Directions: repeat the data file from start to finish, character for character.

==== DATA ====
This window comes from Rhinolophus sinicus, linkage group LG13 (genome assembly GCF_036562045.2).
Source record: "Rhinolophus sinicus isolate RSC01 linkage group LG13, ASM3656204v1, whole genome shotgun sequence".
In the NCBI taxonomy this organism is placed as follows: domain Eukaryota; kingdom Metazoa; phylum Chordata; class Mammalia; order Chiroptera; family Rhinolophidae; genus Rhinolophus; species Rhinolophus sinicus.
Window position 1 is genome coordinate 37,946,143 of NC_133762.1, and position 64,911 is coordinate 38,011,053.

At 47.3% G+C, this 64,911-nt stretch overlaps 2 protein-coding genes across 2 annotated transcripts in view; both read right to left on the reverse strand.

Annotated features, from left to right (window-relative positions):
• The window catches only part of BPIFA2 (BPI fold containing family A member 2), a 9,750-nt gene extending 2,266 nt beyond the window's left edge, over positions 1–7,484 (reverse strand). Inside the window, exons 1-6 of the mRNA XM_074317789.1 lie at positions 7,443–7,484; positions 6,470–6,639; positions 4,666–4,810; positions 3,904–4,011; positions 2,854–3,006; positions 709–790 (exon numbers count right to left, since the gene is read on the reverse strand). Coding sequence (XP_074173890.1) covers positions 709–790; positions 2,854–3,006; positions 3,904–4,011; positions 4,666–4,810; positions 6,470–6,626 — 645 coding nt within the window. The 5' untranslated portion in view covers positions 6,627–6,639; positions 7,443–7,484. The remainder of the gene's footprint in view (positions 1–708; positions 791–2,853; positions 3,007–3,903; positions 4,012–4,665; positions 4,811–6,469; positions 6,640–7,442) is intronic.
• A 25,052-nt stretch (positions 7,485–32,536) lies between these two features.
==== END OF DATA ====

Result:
This window comes from Rhinolophus sinicus, linkage group LG13 (genome assembly GCF_036562045.2).
Source record: "Rhinolophus sinicus isolate RSC01 linkage group LG13, ASM3656204v1, whole genome shotgun sequence".
In the NCBI taxonomy this organism is placed as follows: domain Eukaryota; kingdom Metazoa; phylum Chordata; class Mammalia; order Chiroptera; family Rhinolophidae; genus Rhinolophus; species Rhinolophus sinicus.
Window position 1 is genome coordinate 37,946,143 of NC_133762.1, and position 64,911 is coordinate 38,011,053.

At 47.3% G+C, this 64,911-nt stretch overlaps 2 protein-coding genes across 2 annotated transcripts in view; both read right to left on the reverse strand.

Annotated features, from left to right (window-relative positions):
• The window catches only part of BPIFA2 (BPI fold containing family A member 2), a 9,750-nt gene extending 2,266 nt beyond the window's left edge, over positions 1–7,484 (reverse strand). Inside the window, exons 1-6 of the mRNA XM_074317789.1 lie at positions 7,443–7,484; positions 6,470–6,639; positions 4,666–4,810; positions 3,904–4,011; positions 2,854–3,006; positions 709–790 (exon numbers count right to left, since the gene is read on the reverse strand). Coding sequence (XP_074173890.1) covers positions 709–790; positions 2,854–3,006; positions 3,904–4,011; positions 4,666–4,810; positions 6,470–6,626 — 645 coding nt within the window. The 5' untranslated portion in view covers positions 6,627–6,639; positions 7,443–7,484. The remainder of the gene's footprint in view (positions 1–708; positions 791–2,853; positions 3,007–3,903; positions 4,012–4,665; positions 4,811–6,469; positions 6,640–7,442) is intronic.
• A 25,052-nt stretch (positions 7,485–32,536) lies between these two features.